I could have photographed this roulette wheel with an on-camera flash and a normal or fast shutter speed and documented it, but that’s all it would be – a nice clear picture of a roulette table. The numbers on the wheel would all be visible and static; the marble would hover on the edge, appearing to be stationary.

Instead, I opted to try and capture the excitement of the game by using a higher ISO (800) which allowed me to use ambient light instead of an on-camera flash. I also used a fairly wide aperture (f4.5) to keep most of the table out of focus and a slow speed (1/8th of a second) so that the wheel would move during the exposure.

Had I more time, I would have worked on perfecting this shot by using a tripod instead of hand-holding, but I did this during a party I was hired to photograph and didn’t have more time to spend on it. Even as is, I think it tells a much better story than snapping a crisp, yet boring image. It’s more dynamic now, since it captures the action of the game.

So allow motion to be recorded in your photographs when it makes sense. After all, photography captures the passing of time within a two-dimensional plane.

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You Don’t Have Tinnitus – It’s Just the Cicadas

Photo of a cicada by Tucson photographer Martha Lochert.

A friend of mine posted on Facebook this morning about how the sound of the bugs (she thought it was the June Bugs) was driving her nuts. I informed her that that piercing buzz was coming from the cicadas, whose ringing fills the air every summer in the desert, as they are on an annual cycle. Some cicadas (male and female) move their wings together to make sounds, but the stereotypical buzz is from them flexing their tymbals (a drum-like organ in their abdomens).

Broods in other parts of the country are on a periodic cycle, only emerging every 17 years! According to CNN the northwest is experiencing a huge influx of cicadas after their brood emerges from its 17-year cycle. There are also proto-periodical broods which are active every year, but on certain years come out in extra large numbers.

The cicadas only live two to four weeks after emerging, so those who can’t stand their song, have patience, while the photo geeks have fun finding and photographing them!

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Photographing Ceramics

Joni7456 Joni9980

Somebody asked me how to photograph ceramics. There’s not one answer to that question.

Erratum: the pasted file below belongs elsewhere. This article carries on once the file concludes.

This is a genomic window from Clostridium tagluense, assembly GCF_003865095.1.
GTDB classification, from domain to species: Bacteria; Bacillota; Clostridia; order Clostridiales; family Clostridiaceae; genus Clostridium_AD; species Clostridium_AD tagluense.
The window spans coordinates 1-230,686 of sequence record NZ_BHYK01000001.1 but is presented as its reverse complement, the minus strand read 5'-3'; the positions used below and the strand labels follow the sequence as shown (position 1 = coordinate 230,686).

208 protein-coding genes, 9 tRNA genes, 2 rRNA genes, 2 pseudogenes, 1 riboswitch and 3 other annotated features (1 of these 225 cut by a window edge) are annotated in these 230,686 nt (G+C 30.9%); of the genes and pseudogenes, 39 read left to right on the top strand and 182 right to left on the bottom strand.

Here are a few samples of options I have chosen.

The first is a Raku urn by Joni Pevarnik that I photographed. I placed that on a 6 foot piece of textured art board, curved to create a seamless background, and added a diagonally projected background light to add drama. That had lights above and to the sides in front.

The clay art piece, also by Joni Pevarnik, had a lot of textural “folds” so I lighted that from above and behind with a huge (approx. 4 foot) soft box and bounce cards to fill the front. There were no lights in front. This created a beautiful soft light quality and showed the roundness of the base, by allowing the bottom to be in shadow. I also threw in a small light at the right to keep the background from going too dark, placing it behind the piece, but such that some of the light would spill onto the edge to create a bit of rim light. For this one, white foam core was placed under the piece to bounce light up and a vertically hung gray background placed in the back – with a gap of about four feet between.

There are many ways to photograph ceramics; these are but a few.

83 Years Ago – Construction Began in The Bay


Eighty-three years ago today (Jan. 5, 1933), construction began on the Golden Gate Bridge.

Joseph Baermann Strauss was appointed Chief Engineer for the Golden Gate Bridge project. His original bridge design was for a cantilever-suspension hybrid, but by the time it went into production, that design changed to the full-suspension bridge we all know.

When the bridge opened in 1937 it was the world’s longest suspension span (4,200 ft) over a straight deemed too treacherous to bridge. The Golden Gate straight proved  “bridgeable” after all and the bridge considered an engineering marvel. It links San Francisco with Marin County and is constantly bombarded with corrosive salt fog entering into San Francisco Bay from the Pacific Ocean.

All of the suspension cables were replaced in the mid-1970’s, after discovering many of them were highly corroded. The original paint replaced only a few times is now a water-borne inorganic zinc based primer with an acrylic topcoat, in the same orange vermilion (international orange) it has always been. It was never painted gold, because its name is for the straight it spans, not its color.